Boot-up time of the display took 23.48 seconds before you could interact with the display. The menu displays some large touch buttons to connect to CarPlay, Android Auto, AirPlay and access Settings, with smaller buttons to access TF media playback and quickly connect to Bluetooth headphones. Along the top there is a persistent row of options to go back home, view the date and time, and there are small quick icons to navigate back to CarPlay/Android Auto, toggle day and night display brightness, alter volume and navigate backwards in the system menus.

The Settings area offers an area to customise and tailor the experience of the display and how it functions. From altering the wallpaper, setting date and time, connecting and managing Bluetooth devices, and audio connections.

Wireless Apple CarPlay

Connecting to CarPlay took 25.74 seconds after paring to its Bluetooth profile ID. Once connected to my iPhone, interactions were responsive, which was a surprise to me considering its smaller display size. Audio plays over the 3W internal speaker, which sounds ok for navigation and voice output, but less as much for music playback. For the best experience you will want to connect audio over Bluetooth, and the C5 also has some volume and equaliser profiles to help enhance the audio too.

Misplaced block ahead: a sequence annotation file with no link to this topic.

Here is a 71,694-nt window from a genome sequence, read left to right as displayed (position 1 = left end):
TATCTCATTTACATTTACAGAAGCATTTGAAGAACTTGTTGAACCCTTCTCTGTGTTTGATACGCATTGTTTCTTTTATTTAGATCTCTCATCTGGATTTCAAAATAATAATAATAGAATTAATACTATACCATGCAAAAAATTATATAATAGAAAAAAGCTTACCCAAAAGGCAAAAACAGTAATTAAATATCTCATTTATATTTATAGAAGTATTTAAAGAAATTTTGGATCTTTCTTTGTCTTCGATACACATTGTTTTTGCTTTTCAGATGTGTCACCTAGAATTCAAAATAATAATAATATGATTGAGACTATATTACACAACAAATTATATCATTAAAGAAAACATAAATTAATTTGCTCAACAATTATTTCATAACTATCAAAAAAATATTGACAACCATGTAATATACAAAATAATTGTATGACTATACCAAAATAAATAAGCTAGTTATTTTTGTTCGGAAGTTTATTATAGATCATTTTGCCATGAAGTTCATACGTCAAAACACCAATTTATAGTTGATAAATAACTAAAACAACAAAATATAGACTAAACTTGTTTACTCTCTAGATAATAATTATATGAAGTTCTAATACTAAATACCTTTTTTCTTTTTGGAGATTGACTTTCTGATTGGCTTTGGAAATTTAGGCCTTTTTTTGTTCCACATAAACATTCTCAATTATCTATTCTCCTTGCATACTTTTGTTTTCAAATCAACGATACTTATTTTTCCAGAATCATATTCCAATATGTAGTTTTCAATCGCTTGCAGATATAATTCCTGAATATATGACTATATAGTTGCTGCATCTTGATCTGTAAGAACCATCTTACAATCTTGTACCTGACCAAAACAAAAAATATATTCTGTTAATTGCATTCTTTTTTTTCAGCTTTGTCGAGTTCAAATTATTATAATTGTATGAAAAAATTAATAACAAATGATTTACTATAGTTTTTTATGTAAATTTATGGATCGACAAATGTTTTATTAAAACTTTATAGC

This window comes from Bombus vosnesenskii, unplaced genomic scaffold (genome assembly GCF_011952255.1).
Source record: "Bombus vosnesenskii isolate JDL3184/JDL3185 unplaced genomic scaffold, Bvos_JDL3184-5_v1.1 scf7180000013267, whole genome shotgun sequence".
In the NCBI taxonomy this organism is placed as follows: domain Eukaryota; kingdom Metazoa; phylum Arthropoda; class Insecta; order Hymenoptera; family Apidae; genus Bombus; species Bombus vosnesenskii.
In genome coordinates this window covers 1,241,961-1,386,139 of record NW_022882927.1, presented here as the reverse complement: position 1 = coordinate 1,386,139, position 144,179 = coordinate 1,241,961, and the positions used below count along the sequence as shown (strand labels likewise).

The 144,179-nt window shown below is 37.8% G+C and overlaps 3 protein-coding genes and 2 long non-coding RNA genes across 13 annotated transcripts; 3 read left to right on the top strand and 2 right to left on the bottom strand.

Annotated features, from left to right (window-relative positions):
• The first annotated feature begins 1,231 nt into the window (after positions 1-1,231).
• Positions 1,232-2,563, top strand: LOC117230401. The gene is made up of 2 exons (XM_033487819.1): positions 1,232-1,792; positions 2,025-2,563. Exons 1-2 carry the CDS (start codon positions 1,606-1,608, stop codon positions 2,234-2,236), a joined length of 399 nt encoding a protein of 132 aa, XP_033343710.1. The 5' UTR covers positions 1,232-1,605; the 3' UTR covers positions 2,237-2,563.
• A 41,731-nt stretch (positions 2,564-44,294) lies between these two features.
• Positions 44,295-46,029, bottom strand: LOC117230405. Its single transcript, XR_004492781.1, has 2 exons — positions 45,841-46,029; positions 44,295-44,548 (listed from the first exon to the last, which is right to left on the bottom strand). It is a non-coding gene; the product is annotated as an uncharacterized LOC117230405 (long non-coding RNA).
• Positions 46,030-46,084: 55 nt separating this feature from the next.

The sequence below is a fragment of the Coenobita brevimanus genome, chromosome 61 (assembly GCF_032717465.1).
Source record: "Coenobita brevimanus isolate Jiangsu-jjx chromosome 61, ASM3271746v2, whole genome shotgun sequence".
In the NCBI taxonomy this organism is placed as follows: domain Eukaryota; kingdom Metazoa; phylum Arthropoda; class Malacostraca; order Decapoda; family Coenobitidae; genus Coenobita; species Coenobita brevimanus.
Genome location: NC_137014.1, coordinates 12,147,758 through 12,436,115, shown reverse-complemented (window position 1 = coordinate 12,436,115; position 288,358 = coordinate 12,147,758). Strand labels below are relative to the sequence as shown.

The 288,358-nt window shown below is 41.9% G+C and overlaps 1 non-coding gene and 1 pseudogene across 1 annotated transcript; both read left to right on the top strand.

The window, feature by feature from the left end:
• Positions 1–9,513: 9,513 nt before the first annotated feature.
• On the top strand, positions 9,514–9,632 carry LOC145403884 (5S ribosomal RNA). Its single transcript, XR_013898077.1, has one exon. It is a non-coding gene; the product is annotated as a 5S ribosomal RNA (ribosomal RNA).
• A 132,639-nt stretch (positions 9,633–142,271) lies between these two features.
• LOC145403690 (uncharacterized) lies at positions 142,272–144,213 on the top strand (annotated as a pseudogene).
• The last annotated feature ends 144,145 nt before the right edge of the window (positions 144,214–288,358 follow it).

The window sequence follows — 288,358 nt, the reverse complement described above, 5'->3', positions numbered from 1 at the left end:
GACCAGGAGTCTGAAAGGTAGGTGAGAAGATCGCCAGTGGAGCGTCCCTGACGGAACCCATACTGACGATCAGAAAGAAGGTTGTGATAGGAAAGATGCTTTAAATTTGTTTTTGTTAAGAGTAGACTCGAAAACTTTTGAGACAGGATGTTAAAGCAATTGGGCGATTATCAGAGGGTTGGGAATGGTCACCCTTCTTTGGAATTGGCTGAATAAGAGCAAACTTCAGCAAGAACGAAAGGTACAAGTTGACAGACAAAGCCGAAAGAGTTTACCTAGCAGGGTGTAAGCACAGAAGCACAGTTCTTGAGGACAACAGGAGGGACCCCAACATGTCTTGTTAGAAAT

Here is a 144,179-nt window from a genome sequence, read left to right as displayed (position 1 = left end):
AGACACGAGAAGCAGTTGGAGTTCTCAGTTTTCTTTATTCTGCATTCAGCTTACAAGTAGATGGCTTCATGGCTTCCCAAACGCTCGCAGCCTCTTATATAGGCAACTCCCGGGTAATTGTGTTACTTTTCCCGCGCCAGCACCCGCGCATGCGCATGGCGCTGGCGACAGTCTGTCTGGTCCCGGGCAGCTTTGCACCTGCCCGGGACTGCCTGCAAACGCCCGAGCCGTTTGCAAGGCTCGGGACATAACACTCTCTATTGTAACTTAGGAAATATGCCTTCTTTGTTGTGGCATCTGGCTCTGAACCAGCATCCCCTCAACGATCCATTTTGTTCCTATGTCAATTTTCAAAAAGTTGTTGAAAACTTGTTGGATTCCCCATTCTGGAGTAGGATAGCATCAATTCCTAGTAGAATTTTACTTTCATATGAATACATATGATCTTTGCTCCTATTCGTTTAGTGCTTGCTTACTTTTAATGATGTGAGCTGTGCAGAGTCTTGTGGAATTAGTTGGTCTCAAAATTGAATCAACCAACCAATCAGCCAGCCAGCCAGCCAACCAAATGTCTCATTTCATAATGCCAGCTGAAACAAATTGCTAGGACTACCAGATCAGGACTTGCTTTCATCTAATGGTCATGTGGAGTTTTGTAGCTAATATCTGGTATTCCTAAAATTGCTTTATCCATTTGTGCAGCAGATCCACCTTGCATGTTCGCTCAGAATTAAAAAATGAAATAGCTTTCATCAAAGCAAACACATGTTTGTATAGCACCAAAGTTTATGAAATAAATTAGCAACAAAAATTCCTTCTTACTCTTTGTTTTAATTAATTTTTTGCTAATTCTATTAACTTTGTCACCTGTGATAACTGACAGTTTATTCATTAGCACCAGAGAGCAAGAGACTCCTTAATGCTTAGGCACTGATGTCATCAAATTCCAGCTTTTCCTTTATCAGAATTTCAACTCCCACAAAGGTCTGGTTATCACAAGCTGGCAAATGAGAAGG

Microphone input can be taken either from the built-in microphone that’s located on the left of the display, or from the microphone on a Bluetooth-connected headphone or helmet. Call quality will vary on the wind noise conditions if using the built-in microphone, whilst external Bluetooth quality will depend on the microphone that it is connected to and where it is located.

Wireless Android Auto

Firing up Android Auto took 12.28 seconds after Bluetooth pairing. Like CarPlay, Android Auto performed great over its wireless connection, with touch actions on the display also as responsive. Its Wi-Fi settings were on the low side when compared to other displays out there with a max bit-rate of 150mbps and Wifi4 standard, but I found both CarPlay and Android Auto didn’t suffer from its below-par Wi-Fi spec. 

AirPlay Video Casting

Using the AirPlay function is only available from an iPhone, which personally is always the more stable platform when casting video to a display like this. AirPlay to the device is as simple as connecting to the display’s Wi-Fi hotspot, and selecting the Screen Mirroring option to AirPlay to the display. Android is also meant to be supported using the AutoLink Android app, but I couldn’t get this working myself.